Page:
Friday, May 30, 2014

The French Have a Word For That

Translation is a tricky thing on its own, but when it involves a song and trying to keep a rhythm and rhyme scheme while holding on to the original sentiment, it's pretty daunting. Quite often, it seems, songs have to become something completely new in translation. The original French song that Frank Sinatra's My Way is based on, Comme d'habitude, has absolutely no lyrical relevance to the song most of us know in english, for example. They aren't about the same thing at all. And I'm sure that happens a lot. More interesting to me, however, is when the basic meaning is intact, but the translation is just different somehow, no matter how closely it follows the original. If You Go Away is a song that everyone has covered at some point, so that which version you identify with is pretty much up in the air. Is it Frank Sinatra, Shirley Bassey, Dusty Springfield, Scott Walker, someone else? So many to choose from. Let's start with a more recent version.

Cyndi definitely brings the right level of angst and desperation, but two things stand out to me that separate it from the original (we'll get to it). One is that, for me, this song feels a lot more powerful when sung by a man. I'm sure that's just because of the ingrained cultural norms that exist in the back of my head suggesting that a man doesn't normally plead this way unless he's really hurt. I completely accept that that is a bullshit gender stereotype that I would normally rail against, but the flip side of that is that because men aren't normally "allowed" to express these feelings, hearing it in a song is actually breaking the gender stereotype and that is why I respond to it more from a male point of view. In any case, the other thing that stands out is that the english version of the song is not nearly as primal as the French. I only learned that recently when I saw a video of the original with subtitles that translated it literally. Jacques Brel's Ne Me Quitte Pas, right from the title is already more direct as the literal translation is not If You Go Away, but Don't Leave Me Now.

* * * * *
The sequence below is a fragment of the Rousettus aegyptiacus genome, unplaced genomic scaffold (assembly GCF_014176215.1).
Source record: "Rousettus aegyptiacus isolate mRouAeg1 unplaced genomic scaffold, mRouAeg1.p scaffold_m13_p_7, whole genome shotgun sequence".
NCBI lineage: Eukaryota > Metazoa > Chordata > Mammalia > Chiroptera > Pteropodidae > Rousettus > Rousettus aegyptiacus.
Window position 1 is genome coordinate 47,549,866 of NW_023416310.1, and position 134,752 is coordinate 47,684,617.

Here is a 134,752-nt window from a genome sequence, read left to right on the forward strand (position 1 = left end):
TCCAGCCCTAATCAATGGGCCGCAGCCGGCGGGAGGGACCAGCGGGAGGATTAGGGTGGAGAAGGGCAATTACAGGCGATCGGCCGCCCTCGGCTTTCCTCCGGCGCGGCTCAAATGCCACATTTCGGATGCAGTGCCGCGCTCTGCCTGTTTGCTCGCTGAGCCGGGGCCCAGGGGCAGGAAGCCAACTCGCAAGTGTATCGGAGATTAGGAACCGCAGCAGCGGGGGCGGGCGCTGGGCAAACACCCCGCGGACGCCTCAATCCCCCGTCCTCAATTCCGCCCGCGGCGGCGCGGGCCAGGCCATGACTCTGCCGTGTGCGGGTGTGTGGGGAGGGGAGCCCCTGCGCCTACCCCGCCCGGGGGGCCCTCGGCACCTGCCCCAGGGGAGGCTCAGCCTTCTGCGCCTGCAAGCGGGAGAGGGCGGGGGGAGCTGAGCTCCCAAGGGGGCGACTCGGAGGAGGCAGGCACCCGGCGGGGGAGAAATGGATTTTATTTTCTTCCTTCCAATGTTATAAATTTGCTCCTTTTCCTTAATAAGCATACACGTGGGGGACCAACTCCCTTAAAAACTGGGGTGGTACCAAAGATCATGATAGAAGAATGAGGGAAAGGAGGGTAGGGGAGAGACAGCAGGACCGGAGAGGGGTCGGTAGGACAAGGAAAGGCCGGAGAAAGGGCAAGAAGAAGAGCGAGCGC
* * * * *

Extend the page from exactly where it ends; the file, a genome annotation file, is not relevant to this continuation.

For starters, the close up of a sweaty, buggery, pleading French dude is already going to make it that much more raw. His delivery aside, though, where the english version is merely heartbreaking, the french lyrics are absolutely gut-wrenching. If You Go Away, even though it has the line "as I know you must," still has the implication that it has not happened yet. There is hope in the singer even as he/she completely tears their heart open before their lover. The original has no "if." It is much more plainly presented as an increasingly self-deprecating supplication. The differences are there throughout, but the lines that cement the original as better for me are the last ones. The english version's "I'd have been the shadow of your shadow if I thought it might have kept me by your side" is nowhere near as vivid and emotionally draining as "Let me become the shadow of your shadow, the shadow of your hand, the shadow of your dog." If we go by the gender stereotype, this is a man completely emasculating himself just to be around his lover, not even with her. Raw may not be a strong enough word. But that's Jacques Brel. If you've never heard anything else from him, I highly recommend giving Scott Walker's collection of Brel covers a listen, for songs about prostitutes, depravity and gonorrhea. You know, birthday party tunes.

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